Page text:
We’re on holiday in Normandy this week with three of our daughters and their husbands and children. The sun has been shining, we had a stroll round a local market yesterday and a great barbecue last night with really tender steak cooked to perfection by one of our sons-in-law!
It’s wonderful! But some things are just the same as they are at home and one is the need to get rid of the waste, rubbish, garbage, trash – call it what you will. So last night we trundled three wheelie-bins up to the gate of the house we are staying in and I believe I can hear the lorry (truck) collecting them right now, as I type.
It’s important, because if the waste is not disposed of it begins to smell and given time it takes over. Anyone who has experienced a strike by the people who collect the rubbish knows that it can get pretty bad. The bags pile up, flies swarm, and disease threatens.
At an individual level we also need to eliminate the waste in what we eat on a regular basis. Fortunately our bodies take care of that, but if the process stops working as it should the results are not nice either.
All this got me thinking: what about spiritual waste? Don’t we need to get rid of that, too? What’s the process? Is it automatic?
The answer, to my mind, is that we do indeed need to get rid of that waste, and the process is not automatic – or not totally automatic anyway. And, like physical waste, if spiritual waste accumulates the consequences are smelly!
What then is the process? I’d be glad of your ideas and experiences (comment below or send me a message through the contact form) but, in the meantime, here are my thoughts.
I’m pretty sure that some sort of prayer is involved, probably a specific request to God to either remove the waste Himself, or show us what it is and how to get rid of it. Perhaps it involves confession of the things we know to be wrong: the waste we have deliberately or inadvertently allowed into our lives. Perhaps “sitting with Jesus”, as Brian Zahnd calls it in “Water to Wine” (a book I’m finding both enjoyable and challenging) will help.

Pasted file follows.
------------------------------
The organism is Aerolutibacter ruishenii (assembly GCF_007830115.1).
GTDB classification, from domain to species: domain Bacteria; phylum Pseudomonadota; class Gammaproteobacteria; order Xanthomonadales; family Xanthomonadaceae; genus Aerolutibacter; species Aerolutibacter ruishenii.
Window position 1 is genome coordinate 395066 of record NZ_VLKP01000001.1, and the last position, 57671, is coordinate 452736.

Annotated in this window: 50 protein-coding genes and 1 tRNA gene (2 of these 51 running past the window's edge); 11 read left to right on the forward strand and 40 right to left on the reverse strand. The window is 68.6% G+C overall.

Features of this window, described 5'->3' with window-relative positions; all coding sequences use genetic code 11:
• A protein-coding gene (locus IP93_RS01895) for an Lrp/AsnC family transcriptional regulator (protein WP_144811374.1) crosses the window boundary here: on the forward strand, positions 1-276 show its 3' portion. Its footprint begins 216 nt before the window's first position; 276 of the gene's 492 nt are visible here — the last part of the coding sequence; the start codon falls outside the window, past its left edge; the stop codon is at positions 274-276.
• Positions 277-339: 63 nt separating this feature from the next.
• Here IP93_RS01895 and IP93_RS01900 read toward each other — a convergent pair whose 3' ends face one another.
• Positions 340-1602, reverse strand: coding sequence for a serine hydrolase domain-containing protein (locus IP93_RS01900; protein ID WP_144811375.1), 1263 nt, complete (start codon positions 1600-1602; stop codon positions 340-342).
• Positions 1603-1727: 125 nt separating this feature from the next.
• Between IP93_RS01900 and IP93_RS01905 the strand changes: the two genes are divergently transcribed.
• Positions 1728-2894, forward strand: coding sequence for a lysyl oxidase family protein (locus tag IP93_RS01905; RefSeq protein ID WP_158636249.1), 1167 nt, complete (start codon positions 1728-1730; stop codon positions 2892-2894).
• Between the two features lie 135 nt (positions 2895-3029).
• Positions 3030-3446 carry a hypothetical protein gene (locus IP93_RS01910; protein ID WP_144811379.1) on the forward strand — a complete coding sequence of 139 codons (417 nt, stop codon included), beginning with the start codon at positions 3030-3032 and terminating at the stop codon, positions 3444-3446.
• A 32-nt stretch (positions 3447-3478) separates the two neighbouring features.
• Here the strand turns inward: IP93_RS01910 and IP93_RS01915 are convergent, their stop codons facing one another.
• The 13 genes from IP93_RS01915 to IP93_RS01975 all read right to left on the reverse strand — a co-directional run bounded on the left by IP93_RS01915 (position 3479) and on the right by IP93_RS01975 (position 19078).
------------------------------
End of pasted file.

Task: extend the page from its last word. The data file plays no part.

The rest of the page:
Christian mystics and monks as early as the third century have spoken of this practice. It’s something I stumbled upon in my own experiments with prayer. I didn’t know the term contemplative prayer. I simply thought of it as “sitting with Jesus.”
Zahnd, Brian (2016-01-11).
Water To Wine: Some of My Story (p. 97).
Spello Press. Kindle Edition.
Another way is reading the Bible, letting God speak to us through this inspired library of His-story. Ephesians 5:26 talks about being made clean by the word, by what God speaks.
You may have seen the graphic illustration of spiritual cleansing where the speaker takes a glass of dirty water and pours clean water into it. At first there is little effect, but gradually the water in the glass gets lighter and lighter in colour as it overflows and the clean, pure water mixes with and ultimately all but replaces the dirty water.
That’s my final suggestion. Once more from Ephesians (5:18), “Keep on being filled with the Spirit.” As we ask God daily to fill us with the clean water of His Holy Spirit, the pollution in us will be flushed out.
Prayer, contemplation, Bible reading, listening to God, being filled with the Holy Spirit. These are my thoughts on how to get rid of my spiritual waste.
Sure it’ll come back, that’s the nature of waste, and that’s why, however I do it, I must make sure I pay attention to a regular discipline of elimination.
However, all this begs the question of what this spiritual waste might be? Quite simply, I think it’s anything I could not digest (like fibre in food), anything that is superfluous (like packaging) and anything that is not nutritious – that does not build me up and help me grow in my faith. Perhaps it also includes the good things that distract from pursuing the best thing: God Himself. In the end, it could be a very long list! Best to ask Him what waste needs eliminating!
If you often read the Bible, pray and/or contemplate, and continually ask to be refilled with the Holy Spirit, then waste elimination will be at least partly automatic. But – and I’m challenging myself, too – how about making it intentional?
I think I will!